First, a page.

Video Lecture 1 : The Reflexive Practitioner What’s it all about, being a “reflexive practitioner”? It’s all about thinking, with reflection being about looking at what you do, reviewing, pondering, etc. However, it’s also about forward thinking and the impact of that thinking on future thinking and how you do things. In essence I guess it’s about stepping back so that you can learn from thinking about what you do. There’s a quote in the video from Donald Schön stating that reflexivity is essential for independent learning. Some key elements coming from the lecture are:
being aware of how you make work
being aware of your influences
knowing where to position yourself and your work amongst others
being conscious of yourself as an artist within the broader discipline
There is also talk of bringing other outside areas of interest into the artwork, things that influence you in a greater sense. James Aldridge and Tracy Emin are mentioned, Aldridge from the course required reading book Interviews-Artists. In the book, Aldridge talks of how he was influenced by his father, but also by where he lives (in Sweden), his taste in music (metal) and how elements of his work come from other artists; Audubon, Schongauer and Munch. Recognising this is part of what is mentioned above (and something I refer to in my questionnaire answers). It’s all part of how everything comes together in the work we produce, just as it comes together in how the work is interpreted by the viewer as discussed by the semiotician, Roland Barthes.
The House of Osama Bin Laden, by (Ben) Langlands and (Nikki) Bell, is something different. I suppose some of my reaction to it is reminiscent to how I first responded to Man in the Dark during the introductory hangout. It’s fairly dated, in a way that anything that has a dependency on technology will become. It is however related to some degree with something I’m considering going forward, a spin off from my Some Unholy War. Whether this happens or not is still open, but I will come back to Langlands and Bell when the time comes to think about it some more. I will leave the politics out of it as well for the moment, although it will undoubtedly come back at some point during my current work - questioning the influence of the establishment on the making of work for example. There is an awful lot of propaganda in conflict related imagery. Indeed, my own situation will be called into question with the work, which is part of the reason I want to do it. Like has been stated in the lecture, I will need to be objective, introduce that critical distance spoken about during the lecture when Angela spoke of Shaun McNiff.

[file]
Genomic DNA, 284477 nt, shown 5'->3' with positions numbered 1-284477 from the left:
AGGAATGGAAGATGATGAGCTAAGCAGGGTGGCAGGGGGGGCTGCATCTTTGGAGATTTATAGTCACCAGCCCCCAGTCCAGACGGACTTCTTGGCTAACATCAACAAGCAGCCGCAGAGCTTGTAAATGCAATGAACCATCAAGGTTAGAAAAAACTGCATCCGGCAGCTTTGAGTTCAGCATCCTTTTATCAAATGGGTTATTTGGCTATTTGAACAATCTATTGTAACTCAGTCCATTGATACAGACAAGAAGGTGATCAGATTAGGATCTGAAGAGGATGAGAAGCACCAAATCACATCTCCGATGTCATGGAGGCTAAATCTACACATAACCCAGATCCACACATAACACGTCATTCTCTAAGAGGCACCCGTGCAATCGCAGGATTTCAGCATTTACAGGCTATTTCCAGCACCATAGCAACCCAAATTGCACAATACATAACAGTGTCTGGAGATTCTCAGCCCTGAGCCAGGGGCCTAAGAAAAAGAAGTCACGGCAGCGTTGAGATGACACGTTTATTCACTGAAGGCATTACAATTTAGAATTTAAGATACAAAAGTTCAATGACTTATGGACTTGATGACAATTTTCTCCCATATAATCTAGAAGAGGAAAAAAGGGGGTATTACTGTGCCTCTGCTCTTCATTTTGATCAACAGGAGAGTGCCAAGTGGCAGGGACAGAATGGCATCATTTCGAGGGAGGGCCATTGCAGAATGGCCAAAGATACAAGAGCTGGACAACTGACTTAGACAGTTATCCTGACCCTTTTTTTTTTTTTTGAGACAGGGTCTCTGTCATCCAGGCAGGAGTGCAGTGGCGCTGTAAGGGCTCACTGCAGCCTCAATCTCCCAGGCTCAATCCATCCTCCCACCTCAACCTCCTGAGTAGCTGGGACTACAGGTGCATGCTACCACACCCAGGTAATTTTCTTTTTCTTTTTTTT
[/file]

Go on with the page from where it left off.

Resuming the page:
Christiane Baumgartner’s work is heavily about process, making the work look like a contemporary photograph/video still whilst being firmly rooted in an old technique, such that it only becomes obvious on closer look. I’ve not yet had the chance to look more closely at her work, but there is something interesting there, something to return to at a later date.
“How do we prevent ourselves from becoming slick?” I’m not so sure I am slick... But the question in relationship to Rose Wylie’s work is more about how we look at the work of others as a way of critiquing our own. How to reflect on whether we are just going through the motions of making work. The section moves on to making transcriptions, or studies of the work of others which will lead into the first assignment (“Take Two Influences”).
The rest of the video then looks into ideas of the studio (I’ll be doing the studio questionnaire later), work flow and reflection upon how an artwork is progressing, the iterations. Whilst this might indeed be the way that we are encouraged to process our work, and probably even the way it actually happens, my heart sank as I now had “a process diagram” to follow, enact this process and I will get my ISO9001 accreditation for being an artist. You see, part of my reasoning for following this path is a desire to get away from rigid rules, from processes and from logic and to do something more organic, chaotic perhaps. It seems this may not actually be possible. Realisation of this leaves me at a bit of a low point, even if I should have been aware of the fact already (it is pretty obvious when you sit and think about it). This low point coincides with general doubts too, so... There are some closing thoughts that should be considered with the theory and practice questionnaire too, and are actually good points for when thinking and talking to others about your work. I watched the video a few days ago, this is written up from my hastily scribbled notes, I’ll try and watch it again before the seminar tomorrow.